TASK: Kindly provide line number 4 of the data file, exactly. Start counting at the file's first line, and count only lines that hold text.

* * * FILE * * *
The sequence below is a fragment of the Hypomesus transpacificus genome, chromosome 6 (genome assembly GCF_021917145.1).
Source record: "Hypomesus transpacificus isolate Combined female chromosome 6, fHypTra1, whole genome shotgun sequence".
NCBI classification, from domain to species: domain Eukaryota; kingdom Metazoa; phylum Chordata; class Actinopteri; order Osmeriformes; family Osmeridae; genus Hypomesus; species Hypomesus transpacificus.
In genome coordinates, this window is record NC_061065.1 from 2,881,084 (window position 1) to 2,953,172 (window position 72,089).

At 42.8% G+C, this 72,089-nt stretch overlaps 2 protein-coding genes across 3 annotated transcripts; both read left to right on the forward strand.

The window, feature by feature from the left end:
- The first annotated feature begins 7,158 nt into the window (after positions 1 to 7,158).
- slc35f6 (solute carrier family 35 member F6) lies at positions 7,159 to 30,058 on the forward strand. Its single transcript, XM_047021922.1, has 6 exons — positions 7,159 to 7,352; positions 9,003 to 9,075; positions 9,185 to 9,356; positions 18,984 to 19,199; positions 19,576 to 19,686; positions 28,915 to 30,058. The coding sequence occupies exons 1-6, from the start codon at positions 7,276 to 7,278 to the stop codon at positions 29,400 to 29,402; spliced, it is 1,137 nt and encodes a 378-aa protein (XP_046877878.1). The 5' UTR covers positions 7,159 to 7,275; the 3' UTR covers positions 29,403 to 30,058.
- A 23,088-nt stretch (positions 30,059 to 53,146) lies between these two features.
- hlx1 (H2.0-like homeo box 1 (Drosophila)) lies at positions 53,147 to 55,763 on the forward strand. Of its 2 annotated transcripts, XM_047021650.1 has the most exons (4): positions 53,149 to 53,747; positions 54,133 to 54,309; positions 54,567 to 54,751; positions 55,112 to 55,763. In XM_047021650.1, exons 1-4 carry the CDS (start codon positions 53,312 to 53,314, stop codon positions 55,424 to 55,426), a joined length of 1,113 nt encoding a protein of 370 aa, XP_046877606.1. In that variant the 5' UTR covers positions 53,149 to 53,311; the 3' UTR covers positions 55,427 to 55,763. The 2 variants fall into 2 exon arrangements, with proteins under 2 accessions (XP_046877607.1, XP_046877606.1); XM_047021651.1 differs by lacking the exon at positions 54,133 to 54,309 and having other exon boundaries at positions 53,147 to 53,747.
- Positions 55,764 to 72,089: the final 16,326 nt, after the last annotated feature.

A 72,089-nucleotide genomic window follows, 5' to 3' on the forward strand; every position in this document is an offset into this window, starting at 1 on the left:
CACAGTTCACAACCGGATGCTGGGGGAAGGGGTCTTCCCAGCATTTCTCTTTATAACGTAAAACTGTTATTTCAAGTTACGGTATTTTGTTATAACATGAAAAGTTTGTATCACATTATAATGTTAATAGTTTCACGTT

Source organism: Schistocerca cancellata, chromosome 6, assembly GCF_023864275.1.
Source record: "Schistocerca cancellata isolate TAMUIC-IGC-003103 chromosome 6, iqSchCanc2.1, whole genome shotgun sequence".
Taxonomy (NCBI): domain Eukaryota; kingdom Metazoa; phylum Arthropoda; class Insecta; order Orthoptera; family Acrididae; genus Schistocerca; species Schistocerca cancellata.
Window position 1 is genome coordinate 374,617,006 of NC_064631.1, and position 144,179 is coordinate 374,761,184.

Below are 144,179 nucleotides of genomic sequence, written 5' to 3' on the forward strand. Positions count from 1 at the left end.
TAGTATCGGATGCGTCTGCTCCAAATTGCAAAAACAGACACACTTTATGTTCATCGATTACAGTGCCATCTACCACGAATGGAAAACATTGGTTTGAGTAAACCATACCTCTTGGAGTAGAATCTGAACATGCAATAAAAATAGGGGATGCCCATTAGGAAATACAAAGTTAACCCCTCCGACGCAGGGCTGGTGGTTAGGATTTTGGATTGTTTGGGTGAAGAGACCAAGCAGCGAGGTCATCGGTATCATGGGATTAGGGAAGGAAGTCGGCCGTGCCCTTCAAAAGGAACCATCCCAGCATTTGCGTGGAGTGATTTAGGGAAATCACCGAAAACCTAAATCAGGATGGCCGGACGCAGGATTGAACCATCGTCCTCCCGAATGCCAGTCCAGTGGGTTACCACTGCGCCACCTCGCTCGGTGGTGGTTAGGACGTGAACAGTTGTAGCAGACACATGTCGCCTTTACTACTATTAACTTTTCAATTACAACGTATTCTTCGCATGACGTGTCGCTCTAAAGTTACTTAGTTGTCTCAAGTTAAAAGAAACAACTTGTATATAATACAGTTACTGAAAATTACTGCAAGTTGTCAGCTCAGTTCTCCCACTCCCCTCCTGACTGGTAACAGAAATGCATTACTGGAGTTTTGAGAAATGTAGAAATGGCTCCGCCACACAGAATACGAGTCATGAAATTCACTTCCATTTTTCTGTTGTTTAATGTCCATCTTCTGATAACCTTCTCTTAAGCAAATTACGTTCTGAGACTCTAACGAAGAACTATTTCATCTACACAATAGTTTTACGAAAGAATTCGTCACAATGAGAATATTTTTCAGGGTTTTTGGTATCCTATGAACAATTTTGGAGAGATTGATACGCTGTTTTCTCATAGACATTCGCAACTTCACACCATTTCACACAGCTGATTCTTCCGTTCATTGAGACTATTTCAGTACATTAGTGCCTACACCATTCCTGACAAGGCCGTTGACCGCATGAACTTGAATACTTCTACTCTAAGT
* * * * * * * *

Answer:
In genome coordinates, this window is record NC_061065.1 from 2,881,084 (window position 1) to 2,953,172 (window position 72,089).